We echo the sentiment expressed by the Jewish Community Relations Council of Minnesota and the Dakotas: “While no guilty verdict can bring George Floyd back or make his family and friends fully whole for their loss or unwind the trauma inflicted on the broader African American community, we hope that today’s decision brings some measure of justice, healing, and peace to his loved ones and for all Minnesotans.” (Click here to read their statement.)
Police violence, lack of accountability, and racism existed long before police killed George Floyd and continue to persist today. This trauma and violence will continue unless we reimagine public safety and follow through on real, structural changes.
I remember in the late 1980s purchasing E.D. Hirsch’s book, Cultural Literacy: What Every American Needs to Know. Professor Hirsch argued that children in the United States were being deprived of the basic knowledge that would enable them to function in contemporary society. (There are certainly criticisms of the book based on racial/ethnic bias and gender.) They lack cultural literacy: a grasp of background information that writers and speakers assume their audience already has. The book created a nationwide debate on educational standards.
Two weeks ago, the Jewish Paideia Project released something similarly challenging. Dr. Benjamin Jacobs of George Washington University and Dr. Barry Chazan of the Spertus Institute of Jewish Learning and Leadership developed an approach to enrich Jewish knowledge, values, sensibilities, and commitments among American Jews ages 5-18. The authors ask, “How do we foster Jewish life in an open society? What initiates Jewish youth on a Jewish educational journey today and what can keep them on that journey? Jewish education for whom, by whom, where, when, with what, how, and, above all for what?”
They propose in their manuscript 18 dimensions of Jewish life that educational programs for Jewish youth can aspire to in their curriculum planning and outcomes. They are trying to respond to the question of how we can prepare the next generation of Jewish youth for effective adult citizenship and participation in an ever-changing North American Jewish community and civilization.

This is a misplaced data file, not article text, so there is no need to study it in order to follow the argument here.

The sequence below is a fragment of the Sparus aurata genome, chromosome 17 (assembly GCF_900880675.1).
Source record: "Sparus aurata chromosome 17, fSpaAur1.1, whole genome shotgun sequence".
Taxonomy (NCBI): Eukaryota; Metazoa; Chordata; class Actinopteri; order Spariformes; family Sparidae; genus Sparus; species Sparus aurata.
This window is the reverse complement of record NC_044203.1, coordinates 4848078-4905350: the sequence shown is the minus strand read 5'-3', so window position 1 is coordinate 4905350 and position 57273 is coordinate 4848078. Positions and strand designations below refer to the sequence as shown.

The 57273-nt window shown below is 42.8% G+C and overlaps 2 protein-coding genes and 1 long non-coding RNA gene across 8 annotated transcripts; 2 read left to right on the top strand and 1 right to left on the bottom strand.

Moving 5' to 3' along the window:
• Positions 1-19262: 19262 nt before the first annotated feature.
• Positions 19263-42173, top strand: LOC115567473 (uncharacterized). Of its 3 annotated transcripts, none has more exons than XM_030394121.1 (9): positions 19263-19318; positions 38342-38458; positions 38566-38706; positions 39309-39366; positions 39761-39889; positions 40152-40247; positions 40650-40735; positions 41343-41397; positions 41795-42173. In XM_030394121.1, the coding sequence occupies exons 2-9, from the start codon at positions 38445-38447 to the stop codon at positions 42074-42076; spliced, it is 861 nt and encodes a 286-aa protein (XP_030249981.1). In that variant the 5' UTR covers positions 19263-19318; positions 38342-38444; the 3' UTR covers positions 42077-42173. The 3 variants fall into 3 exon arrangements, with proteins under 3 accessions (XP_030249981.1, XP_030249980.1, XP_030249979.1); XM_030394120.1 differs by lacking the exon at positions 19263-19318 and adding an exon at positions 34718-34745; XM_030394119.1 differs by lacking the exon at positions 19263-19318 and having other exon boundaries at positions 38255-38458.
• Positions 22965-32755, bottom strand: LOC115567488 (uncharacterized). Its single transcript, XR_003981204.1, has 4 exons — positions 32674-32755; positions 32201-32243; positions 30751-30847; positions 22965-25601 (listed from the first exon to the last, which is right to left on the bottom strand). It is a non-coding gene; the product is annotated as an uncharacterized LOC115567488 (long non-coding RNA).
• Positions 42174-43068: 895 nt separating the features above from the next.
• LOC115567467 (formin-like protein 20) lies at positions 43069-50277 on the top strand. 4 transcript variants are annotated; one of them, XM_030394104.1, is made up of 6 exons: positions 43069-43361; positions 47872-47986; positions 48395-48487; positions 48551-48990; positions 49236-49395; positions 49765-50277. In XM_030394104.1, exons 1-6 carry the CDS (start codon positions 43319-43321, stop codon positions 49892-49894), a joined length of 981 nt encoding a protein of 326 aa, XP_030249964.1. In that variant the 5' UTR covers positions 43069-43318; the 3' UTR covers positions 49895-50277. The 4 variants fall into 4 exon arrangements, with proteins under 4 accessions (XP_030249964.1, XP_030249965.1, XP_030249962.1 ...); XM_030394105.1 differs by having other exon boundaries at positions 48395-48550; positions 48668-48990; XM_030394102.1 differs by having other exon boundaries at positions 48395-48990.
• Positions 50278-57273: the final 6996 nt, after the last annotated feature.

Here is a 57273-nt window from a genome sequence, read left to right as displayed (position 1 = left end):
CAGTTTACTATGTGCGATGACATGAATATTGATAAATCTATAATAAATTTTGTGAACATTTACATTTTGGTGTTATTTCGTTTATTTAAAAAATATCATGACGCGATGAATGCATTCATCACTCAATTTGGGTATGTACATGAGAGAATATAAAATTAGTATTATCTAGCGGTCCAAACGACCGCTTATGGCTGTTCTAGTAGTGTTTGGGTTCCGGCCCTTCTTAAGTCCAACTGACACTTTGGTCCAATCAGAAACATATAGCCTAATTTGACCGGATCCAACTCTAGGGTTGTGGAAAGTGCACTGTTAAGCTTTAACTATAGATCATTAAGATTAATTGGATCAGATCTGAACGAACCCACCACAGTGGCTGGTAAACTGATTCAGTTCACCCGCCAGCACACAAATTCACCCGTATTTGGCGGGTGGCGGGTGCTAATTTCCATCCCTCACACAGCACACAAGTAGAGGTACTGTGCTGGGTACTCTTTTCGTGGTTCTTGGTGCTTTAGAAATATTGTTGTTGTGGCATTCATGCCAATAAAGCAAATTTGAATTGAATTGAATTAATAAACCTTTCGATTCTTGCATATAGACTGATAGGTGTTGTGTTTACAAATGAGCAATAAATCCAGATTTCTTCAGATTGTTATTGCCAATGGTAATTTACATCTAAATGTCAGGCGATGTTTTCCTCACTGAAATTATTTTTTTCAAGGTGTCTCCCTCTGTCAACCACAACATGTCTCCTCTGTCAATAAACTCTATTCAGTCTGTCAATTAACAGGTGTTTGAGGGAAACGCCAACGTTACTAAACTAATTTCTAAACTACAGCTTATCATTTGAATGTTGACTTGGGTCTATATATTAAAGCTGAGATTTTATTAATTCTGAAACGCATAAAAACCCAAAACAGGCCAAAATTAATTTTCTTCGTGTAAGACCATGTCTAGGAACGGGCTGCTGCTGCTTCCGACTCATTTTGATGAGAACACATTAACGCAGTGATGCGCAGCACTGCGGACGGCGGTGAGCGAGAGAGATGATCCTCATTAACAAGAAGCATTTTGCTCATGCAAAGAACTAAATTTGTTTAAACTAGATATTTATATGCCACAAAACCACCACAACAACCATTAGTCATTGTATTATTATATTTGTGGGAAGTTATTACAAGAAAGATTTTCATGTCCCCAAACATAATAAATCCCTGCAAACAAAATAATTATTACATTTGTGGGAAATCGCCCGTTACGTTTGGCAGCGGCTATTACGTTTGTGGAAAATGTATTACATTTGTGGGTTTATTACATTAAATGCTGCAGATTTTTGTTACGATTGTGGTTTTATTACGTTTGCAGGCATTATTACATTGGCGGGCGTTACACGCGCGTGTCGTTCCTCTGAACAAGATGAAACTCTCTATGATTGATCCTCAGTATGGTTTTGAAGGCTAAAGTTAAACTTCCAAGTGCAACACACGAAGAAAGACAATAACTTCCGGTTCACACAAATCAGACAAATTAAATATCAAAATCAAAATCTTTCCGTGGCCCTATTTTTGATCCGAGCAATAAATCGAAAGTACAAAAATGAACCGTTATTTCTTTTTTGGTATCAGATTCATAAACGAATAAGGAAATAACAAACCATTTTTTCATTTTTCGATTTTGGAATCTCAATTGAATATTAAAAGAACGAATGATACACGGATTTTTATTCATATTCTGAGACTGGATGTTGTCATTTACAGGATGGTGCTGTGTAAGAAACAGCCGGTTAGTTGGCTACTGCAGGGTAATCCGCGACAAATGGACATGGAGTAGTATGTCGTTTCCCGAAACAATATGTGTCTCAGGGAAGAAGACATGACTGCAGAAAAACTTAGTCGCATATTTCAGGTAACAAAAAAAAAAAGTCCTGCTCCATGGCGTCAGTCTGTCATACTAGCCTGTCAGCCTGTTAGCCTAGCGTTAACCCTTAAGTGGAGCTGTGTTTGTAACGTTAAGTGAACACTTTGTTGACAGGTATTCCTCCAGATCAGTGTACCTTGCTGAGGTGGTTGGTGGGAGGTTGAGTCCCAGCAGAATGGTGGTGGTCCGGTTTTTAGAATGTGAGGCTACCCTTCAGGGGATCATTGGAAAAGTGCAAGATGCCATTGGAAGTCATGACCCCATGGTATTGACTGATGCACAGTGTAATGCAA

Answering this question entails, for starters, a vision of Jewish education that can be transformed into a "clear and concise set of cross-cutting, identifiable, measurable, attainable educational outcomes for Jewish educational venues." The authors of the report believe the “vision of Jewish education is to enable Jewish youth, and ultimately Jews of all ages, to understand and appreciate the core ideas, values, and practices of Jewish civilization, so that these ideas, values, and practices may serve as resources in their lives as Jews, Americans, and human beings.” In essence, what Jewish knowledge is of most worth, and how do learners acquire it?
The authors created a list of 18 Jewish things they feel young Jews should know, care about, and be able to do by the age of 18. Overall, their conception of Jewish education goes beyond the mere acquisition of factual knowledge. Equally important, in their view, are tasks of understanding, evaluating, and relating to Jewish issues for the sake of the individual and the community. The essential elements of Jewish civilization, such as those articulated in this framework, are open to a range of interpretations. Children need to learn about skills, values, attitudes, and practices that enable them to make meaning of contemporary Jewish life.
The authors do not purport to determine who the ideal Jew is, nor does adherence to the 18 ideas guarantee a certain set of educational outcomes. Rather, the purpose is to provide a “tool kit” to support effective efforts in Jewish education. It also makes a statement about the kinds of qualities we imagine can support active and effective participation in a thriving, vibrant American Jewish community in the future.
- Feel part of a chain of Jewish tradition, as both recipients and co-creators
- Feel connected to Jews around the world
- Have Jewish friends
- Engage with Jewish role models and personalities
- Participate in the kehilla (Jewish community)
- Regard Judaism as a relevant source of wisdom for their questions about life and its meaning
- Appreciate tikkun olam (repairing the world) as a core Jewish value, and perform acts of gemilut chasadim (giving of loving-kindness).
- Care about and connect with Israel
- Read and interpret sacred and historical texts, and be able to discern Jewish core narratives (stories, sagas, events) and values within them
- Recognize the role wrestling with God has played in Jewish life
- Open themselves up to divinity through theology, prayer, study, or other spiritual practices
- Understand the mutual influence of Jewish and broader culture on each other and on contemporary Jews
- Be able to identify critical issues facing American Jewry, and be motivated to act on them
- Understand the meanings and performance of Jewish mitzvot
- Participate in various Jewish rituals, customs, holidays, and lifecycle events, and appreciate their history and meaning
- Comprehend and utilize Hebrew words and other Jewish terminology
- Partake in Jewish culinary traditions
- Experience Jewish arts and culture
I am not a Jewish educator, but these are interesting thoughts. According to the authors, the ideally educated American Jewish youth is "rooted in Jewish life, mindful of Jewish heritage, faithful to Jewish ethics, and involved in the progress of Jewish civilization, while also being committed to the responsibilities of democratic citizenship and open to understanding the backgrounds, yearnings, and needs of others."
Thoughts? Reactions? What is missing? What would you change?